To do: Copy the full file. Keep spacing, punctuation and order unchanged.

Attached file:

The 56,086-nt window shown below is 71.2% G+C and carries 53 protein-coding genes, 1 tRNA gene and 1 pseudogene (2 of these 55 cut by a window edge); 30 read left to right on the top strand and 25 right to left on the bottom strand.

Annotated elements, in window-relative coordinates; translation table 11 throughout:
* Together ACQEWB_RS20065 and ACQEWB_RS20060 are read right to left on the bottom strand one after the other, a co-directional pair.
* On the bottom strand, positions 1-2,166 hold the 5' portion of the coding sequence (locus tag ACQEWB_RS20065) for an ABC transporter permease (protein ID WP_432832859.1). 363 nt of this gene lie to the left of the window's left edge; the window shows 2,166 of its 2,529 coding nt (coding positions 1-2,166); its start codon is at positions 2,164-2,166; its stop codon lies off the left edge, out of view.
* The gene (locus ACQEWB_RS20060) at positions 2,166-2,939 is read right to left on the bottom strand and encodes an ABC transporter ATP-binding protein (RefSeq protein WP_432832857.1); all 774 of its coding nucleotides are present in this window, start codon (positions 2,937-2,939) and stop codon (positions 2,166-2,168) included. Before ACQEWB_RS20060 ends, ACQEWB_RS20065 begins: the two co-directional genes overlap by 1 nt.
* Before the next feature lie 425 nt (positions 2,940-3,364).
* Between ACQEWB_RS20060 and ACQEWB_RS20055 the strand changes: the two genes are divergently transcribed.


The 56,086-nt window shown below is 71.2% G+C and carries 53 protein-coding genes, 1 tRNA gene and 1 pseudogene (2 of these 55 cut by a window edge); 30 read left to right on the top strand and 25 right to left on the bottom strand.

Annotated elements, in window-relative coordinates; translation table 11 throughout:
* Together ACQEWB_RS20065 and ACQEWB_RS20060 are read right to left on the bottom strand one after the other, a co-directional pair.
* On the bottom strand, positions 1-2,166 hold the 5' portion of the coding sequence (locus tag ACQEWB_RS20065) for an ABC transporter permease (protein ID WP_432832859.1). 363 nt of this gene lie to the left of the window's left edge; the window shows 2,166 of its 2,529 coding nt (coding positions 1-2,166); its start codon is at positions 2,164-2,166; its stop codon lies off the left edge, out of view.
* The gene (locus ACQEWB_RS20060) at positions 2,166-2,939 is read right to left on the bottom strand and encodes an ABC transporter ATP-binding protein (RefSeq protein WP_432832857.1); all 774 of its coding nucleotides are present in this window, start codon (positions 2,937-2,939) and stop codon (positions 2,166-2,168) included. Before ACQEWB_RS20060 ends, ACQEWB_RS20065 begins: the two co-directional genes overlap by 1 nt.
* Before the next feature lie 425 nt (positions 2,940-3,364).
* Between ACQEWB_RS20060 and ACQEWB_RS20055 the strand changes: the two genes are divergently transcribed.